What Is Narcolepsy?
Narcolepsy is a sleep disorder than affects about 1 of every 2000 people worldwide. It usually starts in the teens or twenties, but it may begin in childhood. People who have it fall suddenly and unpredictably into brief periods of deep sleep-- sometimes as many as 20 times a day--even if they have slept well the night before. Their 'sleep attacks' can be as short as 30 seconds or as long as 30 minutes. Perhaps half of all narcoleptics experience vivid hallucinations associated with sleep onset. A similar number may experience temporary paralysis just before falling asleep or when waking. Strong emotion or excitement triggers cataplexy in some narcoleptics. Muscles go limp, and the narcoleptic collapses, with arms and legs paralyzed, while still conscious and aware.
In 1999, Emmanuel Mignot and his colleagues at Stanford University in California discovered a gene associated with narcolepsy. Studying narcoleptic dogs, they found a mutant gene that left the dogs' brain cells devoid of receptors for hypocretin (also called orexin). Hypocretin is an important neurotransmitter. It stimulates the brain's arousal centers, maintaining wakefulness. Without it, sleep onset is sudden and uncontrollable.
A genetic defect of the hypocretin system has been found in some, but not all, people with narcolepsy. In some, hypocretin is not made in adequate amounts. Others lack, as did Mignot's dogs, receptors for hypocretin on the surfaces of certain nerve cells in their brains. In other narcoleptics, the immune system may mistakenly attack and destroy either the cells that make hypocretin or those that receive it. Narcolepsy can't be cured, but it can be treated with stimulant drugs that promote wakefulness, naps that alleviate fatigue, and drugs that activate hypocretin-containing neurons and suppress sleep.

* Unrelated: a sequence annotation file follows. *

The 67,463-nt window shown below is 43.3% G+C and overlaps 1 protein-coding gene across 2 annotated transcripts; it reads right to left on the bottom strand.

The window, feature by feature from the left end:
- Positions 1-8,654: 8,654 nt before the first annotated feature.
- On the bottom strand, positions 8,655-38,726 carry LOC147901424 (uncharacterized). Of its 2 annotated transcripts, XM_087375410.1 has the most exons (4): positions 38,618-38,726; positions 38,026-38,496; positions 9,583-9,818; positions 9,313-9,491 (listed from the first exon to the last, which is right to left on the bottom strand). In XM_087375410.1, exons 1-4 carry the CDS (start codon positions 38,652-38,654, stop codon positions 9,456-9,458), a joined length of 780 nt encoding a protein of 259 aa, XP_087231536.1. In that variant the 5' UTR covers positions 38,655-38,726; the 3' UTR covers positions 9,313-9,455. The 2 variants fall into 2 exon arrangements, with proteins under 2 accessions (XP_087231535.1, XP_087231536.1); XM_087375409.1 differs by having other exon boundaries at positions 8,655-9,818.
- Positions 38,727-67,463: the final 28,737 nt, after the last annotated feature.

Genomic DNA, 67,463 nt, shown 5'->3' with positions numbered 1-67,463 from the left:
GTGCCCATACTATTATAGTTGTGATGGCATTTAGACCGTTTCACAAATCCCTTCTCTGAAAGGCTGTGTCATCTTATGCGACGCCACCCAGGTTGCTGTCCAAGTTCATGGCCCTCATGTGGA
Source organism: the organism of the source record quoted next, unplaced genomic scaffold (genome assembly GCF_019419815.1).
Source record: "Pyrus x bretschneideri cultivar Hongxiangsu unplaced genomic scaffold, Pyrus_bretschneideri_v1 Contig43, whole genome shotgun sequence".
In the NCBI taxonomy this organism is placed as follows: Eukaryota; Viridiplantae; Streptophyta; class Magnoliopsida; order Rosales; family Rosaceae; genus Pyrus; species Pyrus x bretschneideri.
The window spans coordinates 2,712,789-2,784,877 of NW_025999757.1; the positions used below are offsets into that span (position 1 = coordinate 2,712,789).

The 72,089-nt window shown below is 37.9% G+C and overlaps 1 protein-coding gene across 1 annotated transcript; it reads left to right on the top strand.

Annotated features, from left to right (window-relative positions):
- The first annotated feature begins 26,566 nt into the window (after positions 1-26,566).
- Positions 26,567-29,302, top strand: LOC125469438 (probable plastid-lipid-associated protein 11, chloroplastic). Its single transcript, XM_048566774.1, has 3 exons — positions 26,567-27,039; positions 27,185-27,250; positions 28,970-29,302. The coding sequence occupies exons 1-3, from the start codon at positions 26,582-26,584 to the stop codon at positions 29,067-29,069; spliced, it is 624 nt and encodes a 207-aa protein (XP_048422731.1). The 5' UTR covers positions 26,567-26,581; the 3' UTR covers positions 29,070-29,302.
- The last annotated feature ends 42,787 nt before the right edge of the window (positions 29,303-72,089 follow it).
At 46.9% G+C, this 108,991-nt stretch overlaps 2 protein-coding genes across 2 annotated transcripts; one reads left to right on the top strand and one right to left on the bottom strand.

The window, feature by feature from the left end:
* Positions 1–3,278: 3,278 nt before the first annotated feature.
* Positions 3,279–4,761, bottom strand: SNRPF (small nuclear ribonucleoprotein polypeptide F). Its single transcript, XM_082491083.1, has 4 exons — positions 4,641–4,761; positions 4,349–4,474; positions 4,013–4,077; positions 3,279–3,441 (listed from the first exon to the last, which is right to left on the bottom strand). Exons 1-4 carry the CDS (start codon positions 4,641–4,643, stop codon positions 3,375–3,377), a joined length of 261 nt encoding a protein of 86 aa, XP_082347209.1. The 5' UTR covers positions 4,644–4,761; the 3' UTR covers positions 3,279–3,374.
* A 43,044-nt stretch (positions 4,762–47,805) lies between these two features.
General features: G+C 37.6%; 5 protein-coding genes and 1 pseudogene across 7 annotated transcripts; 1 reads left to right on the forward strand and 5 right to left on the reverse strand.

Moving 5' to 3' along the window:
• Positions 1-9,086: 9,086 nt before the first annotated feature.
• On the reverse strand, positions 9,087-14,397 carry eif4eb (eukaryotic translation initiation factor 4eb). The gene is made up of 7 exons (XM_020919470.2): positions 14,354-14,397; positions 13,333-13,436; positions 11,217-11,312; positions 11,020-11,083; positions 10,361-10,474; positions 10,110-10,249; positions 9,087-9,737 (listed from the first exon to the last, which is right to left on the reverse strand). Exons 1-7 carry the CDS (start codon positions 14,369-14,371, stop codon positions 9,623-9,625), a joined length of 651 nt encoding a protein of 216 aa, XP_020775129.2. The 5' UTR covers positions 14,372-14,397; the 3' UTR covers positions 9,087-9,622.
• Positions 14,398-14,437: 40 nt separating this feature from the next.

About the Author
Faith Brynie, Ph D
Faith Brynie holds a B.A. in Biology from West Virginia University and an M.A. and Ph.D in science curriculum and instruction from the University of Colorado. She writes books and articles on science and health topics for children, teens, and non-scientist adults. Some of her books have won awards, including two 'Best Book of the Year' citations from the American Association for the Advancement of Science.